Let's say for example,

a) No mortgage (paid off - newer home)

B) Local Law college (accepted)

c) 2nd Income (Business exists)

d) Small savings no real nest egg to speak (other then Business & Home)

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Is it possible, that one might dare to pursue the legal profession, risk the financial hardship for education, and then think it possible to employ yourself in the legal aid or consumer protection services that provide for lower income base?

Yes, I would think. Maybe more pro bono in the beginning, then full time legal aid when finances allowed. IMHO, of course.

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This world has too many lawyers as it is
For the most part, law school has little to do with courtrooms. And over half of those with JDs never step foot in a courtroom in their life.

Besides, your loans are usually for 10 years, so after that point you could always take a pay cut and do whatever it is you really want to do. ;)

Keep in mind that there are also programs in place to reduce debt burdens for lower income attorneys serving those in need.

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Well I'm no lawyer but I do intend to attend law school I'm just waiting to take the Lsat. I already have a Paralegal degree consumer law is looking very interesting so I might dabble in that as well. But, my real intent is to do law in a community service setting for lower income clients so they may get their day in court and learn their legal rights as well.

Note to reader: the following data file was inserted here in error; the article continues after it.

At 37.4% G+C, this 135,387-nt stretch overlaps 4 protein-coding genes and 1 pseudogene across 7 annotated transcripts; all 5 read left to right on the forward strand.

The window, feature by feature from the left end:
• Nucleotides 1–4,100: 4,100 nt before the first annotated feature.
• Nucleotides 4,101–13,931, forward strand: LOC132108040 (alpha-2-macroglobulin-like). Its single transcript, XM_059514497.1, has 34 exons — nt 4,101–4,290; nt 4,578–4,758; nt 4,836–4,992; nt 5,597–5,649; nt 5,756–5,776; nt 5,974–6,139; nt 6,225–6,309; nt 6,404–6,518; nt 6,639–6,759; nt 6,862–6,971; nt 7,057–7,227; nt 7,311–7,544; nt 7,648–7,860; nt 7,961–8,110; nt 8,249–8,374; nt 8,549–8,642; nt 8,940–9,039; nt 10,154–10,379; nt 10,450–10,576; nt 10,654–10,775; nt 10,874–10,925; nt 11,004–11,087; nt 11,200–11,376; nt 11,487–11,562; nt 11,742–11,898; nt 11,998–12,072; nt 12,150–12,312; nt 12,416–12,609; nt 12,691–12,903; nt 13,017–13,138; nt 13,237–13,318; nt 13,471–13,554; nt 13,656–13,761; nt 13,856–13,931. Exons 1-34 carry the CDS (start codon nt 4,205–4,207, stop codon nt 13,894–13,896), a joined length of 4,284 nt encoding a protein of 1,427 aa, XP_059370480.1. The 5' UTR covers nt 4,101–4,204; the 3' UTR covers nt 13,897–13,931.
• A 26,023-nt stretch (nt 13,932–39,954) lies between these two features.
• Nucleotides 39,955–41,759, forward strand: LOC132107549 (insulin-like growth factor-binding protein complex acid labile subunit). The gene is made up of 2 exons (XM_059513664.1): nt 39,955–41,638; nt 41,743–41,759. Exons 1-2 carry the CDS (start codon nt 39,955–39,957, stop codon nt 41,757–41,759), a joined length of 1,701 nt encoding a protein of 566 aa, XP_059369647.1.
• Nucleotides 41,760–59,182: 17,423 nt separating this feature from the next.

Edited by soveu38
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Another deterrent for me is nowadays even the crappiest tier 3 law schools are 30k a year.
My law school debt was roughly 90k. Top tier 2 school. I pay $950/month to my lender. It definitely puts a dent in my paycheck.

To soveu38- take a good LSAT course. It is tough to get in most schools unless you come in at least at 162. The courses are definitely worth the money.

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You have payment options. I am choosing the 10yr plan. You can choose a plan up to 25 years and have a much lower payment. I won't do this because my student loan interest rate is the highest rate of interest of any debt I have- currently around 6.0% blended rate (not deductible to any extent because wife works too and we are phased out thanks to marriage penalty). So I want to eliminate it before I have two kids in college. :idea:

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Well, I'm now a volunteer at local legal aid office(s).

It may not be much, but it gives me an opportunity to get feel for the work environment.

I’m not involved in any type of legal advice (nor do I want to be) but I do help prepare basic docs for those applying.

It’s interesting to see the case loads…the type of complaints often associated with legal aid office and this area of law.

They do seem to 'turn away' many consumer related disputes like debt collection.